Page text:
emblem of the Republic upon a hundred battlefields. [Applause.] We
pause, Mr. President, in the presence of two great historic characters —
their names are on all our lips — Lincoln and Douglas. [Applause.]
Grateful hearts and generous hands have erected monuments to their
memories, but, as enduring as the marble may be, it will molder into
dust long before their names and their fame shall die out in the mem-
ory of mankind.
While we love the State of our adoption, and are allied to it by all
the ties which can bind men to a great and noble Commonwealth,
we will cherish in our heart of hearts the recollection of our grand old
mother, Maine. If we ever forget or forsake her, we will dishonor the
land of our birth, which may Heaven forbid! [Applause.] No son
of Maine will ever forget her snow-capped mountains, and her great
rivers, her gurgling brooks, her fir-clad hills, and her smiling valleys.
Never will he forget the cheer of home, the district school, the country
church, the circulating library, and he should guard forever the bright
example taught him, more precious than rubies, and which, when fol-
lowed, has been the rock of his success and his salvation. [Applause.]
Whatever fortunes may betide us, Maine shall be our guiding star.
I wish 1 could speak more fully of our friends who have come to see
us in our adopted homes, but I must hurry to the end. While it is in-
vidious to discriminate, there is one among the number of our guests
from Maine whose name stands out as " a cloud by day, and a pillar of
fire by night." During half a century of almost continuous service in
public life, as a Representative in the Legislature, a Representative in
Congress, a Senator of the United States, as Governor of Maine, and
as Vice-President of the United States, no man ever has, and no man
ever can, put his finger upon a single act that will not bear the sunlight
of the most searching scrutiny. Full of years, and full of honors, he
has retired from public trusts which he has illustrated by his ability.
his integrity, his patriotism, and his fidelity, with no stain upon his es-
cutcheon, and amid a universal chorus, " Well done, good and faith-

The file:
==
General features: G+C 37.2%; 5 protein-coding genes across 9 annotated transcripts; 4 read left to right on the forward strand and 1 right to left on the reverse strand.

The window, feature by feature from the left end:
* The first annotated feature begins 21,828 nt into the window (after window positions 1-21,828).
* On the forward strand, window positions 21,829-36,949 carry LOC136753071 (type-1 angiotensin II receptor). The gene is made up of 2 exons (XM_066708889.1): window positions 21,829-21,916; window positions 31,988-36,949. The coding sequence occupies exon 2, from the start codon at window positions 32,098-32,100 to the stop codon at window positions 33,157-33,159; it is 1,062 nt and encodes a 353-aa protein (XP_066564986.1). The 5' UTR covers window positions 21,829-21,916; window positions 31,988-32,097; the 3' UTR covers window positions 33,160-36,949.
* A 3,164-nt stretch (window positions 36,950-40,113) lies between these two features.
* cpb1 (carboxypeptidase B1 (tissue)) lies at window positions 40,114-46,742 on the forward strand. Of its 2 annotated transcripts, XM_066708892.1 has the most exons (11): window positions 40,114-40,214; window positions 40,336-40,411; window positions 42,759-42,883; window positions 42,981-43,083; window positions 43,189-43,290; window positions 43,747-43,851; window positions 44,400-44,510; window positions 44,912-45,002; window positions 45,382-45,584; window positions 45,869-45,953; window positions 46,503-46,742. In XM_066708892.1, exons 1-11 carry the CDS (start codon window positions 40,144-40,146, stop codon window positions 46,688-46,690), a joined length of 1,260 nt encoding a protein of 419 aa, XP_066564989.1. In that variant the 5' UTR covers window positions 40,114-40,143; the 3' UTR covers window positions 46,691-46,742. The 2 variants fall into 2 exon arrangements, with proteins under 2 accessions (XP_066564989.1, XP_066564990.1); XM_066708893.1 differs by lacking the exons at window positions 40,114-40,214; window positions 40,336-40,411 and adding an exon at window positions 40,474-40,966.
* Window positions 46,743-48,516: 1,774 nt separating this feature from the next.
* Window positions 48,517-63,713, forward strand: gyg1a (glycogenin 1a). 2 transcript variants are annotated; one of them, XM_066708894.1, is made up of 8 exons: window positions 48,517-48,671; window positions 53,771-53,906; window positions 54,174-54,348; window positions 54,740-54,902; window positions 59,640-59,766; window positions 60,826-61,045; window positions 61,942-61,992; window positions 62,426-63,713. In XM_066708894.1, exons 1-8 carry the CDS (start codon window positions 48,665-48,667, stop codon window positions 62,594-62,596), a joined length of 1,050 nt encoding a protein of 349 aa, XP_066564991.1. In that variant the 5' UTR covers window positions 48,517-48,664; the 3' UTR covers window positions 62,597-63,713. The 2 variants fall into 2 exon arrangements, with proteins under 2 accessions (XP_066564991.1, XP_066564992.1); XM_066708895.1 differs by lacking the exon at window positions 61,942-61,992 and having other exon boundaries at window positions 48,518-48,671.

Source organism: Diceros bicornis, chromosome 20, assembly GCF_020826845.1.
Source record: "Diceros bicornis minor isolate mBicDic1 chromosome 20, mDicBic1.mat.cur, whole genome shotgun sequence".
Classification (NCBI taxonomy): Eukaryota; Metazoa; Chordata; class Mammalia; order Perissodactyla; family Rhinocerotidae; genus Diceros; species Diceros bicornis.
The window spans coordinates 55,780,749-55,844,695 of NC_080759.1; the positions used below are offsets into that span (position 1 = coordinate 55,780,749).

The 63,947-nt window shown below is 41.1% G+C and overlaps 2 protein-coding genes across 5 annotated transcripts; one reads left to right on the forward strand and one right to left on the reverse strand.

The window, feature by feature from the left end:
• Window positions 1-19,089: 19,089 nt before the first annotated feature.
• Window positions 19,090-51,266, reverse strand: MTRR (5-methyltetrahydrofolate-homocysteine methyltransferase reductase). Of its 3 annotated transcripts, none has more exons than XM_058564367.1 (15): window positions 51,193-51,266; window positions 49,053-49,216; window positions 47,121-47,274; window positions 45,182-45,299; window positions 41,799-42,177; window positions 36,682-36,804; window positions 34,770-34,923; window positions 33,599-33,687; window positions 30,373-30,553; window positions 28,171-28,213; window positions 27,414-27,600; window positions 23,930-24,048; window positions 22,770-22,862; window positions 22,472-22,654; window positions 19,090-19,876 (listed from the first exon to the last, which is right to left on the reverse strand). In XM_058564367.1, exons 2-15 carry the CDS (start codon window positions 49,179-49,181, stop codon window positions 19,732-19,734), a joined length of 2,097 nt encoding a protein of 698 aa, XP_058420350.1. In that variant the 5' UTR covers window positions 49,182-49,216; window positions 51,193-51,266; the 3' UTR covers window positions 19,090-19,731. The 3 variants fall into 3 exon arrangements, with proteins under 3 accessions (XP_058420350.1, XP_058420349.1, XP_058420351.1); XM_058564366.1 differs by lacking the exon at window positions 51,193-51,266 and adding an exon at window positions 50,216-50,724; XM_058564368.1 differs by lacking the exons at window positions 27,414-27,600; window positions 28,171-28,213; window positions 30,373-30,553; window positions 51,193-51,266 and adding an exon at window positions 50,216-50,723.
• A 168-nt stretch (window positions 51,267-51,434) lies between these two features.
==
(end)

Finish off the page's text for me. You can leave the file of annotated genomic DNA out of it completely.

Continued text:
ful servant." [Applause.] Age has not lessened his strength, nor
dimmed the fire of his intellect, but he traverses half a continent to
visit us, while younger men stay at home; and to-night the Sons of
Maine, with emotions of pride and gratitude, and with warm and grate-
ful hearts, welcome Hannibal Hamlin to Illinois. [Great applause.]
A single word more, for I must express all the partiality I feel per-
sonally for our distinguished guest, Gov. Hamlin, whom I have known
all my mature life. We are natives of the same county, and his hon-
ored father, Dr. Cyrus Hamlin, the first physician of my native town
of Livermore, built the house in which I was born. His maternal
grandfather, Deacon Elijah Livermore, was the founder of the town,
and for whom it was named. He was one of those great men of whom
the world knows nothing. With a strong intellect, rare intelligence,
and a keen sense of justice, he became to the early settlers " a guide,
philosopher, and friend." He had the old-fashioned notions and ideas
of the old Revolutionary and Colonial times. Hewas elected the first
representative of the town to the " Great and General Court of Massa-
chusetts Bay," and the tradition is that, when he made his journey
from his wilderness home to go to fulfill his duties, he departed on
horseback, wearing his cocked hat, shad-bellied waistcoat, ruffled shirt,
and knee-breeches. I don't believe his grandson, when first elected
to the Maine Legislature, traveled on horseback, from Hampden to
Augusta, with a cocked hat and knee-breeches. [Laughter.]
But, ladies and gentlemen, while thanking you for your kind indul-
gence, I will no longer trespass upon your attention. Sons of Maine
in Illinois, let us guard with filial affection the memory of our mother
State, and let no unworthy acts of ours soil her fair name. Twining
together the flags of the two States, we will emblazon on their ample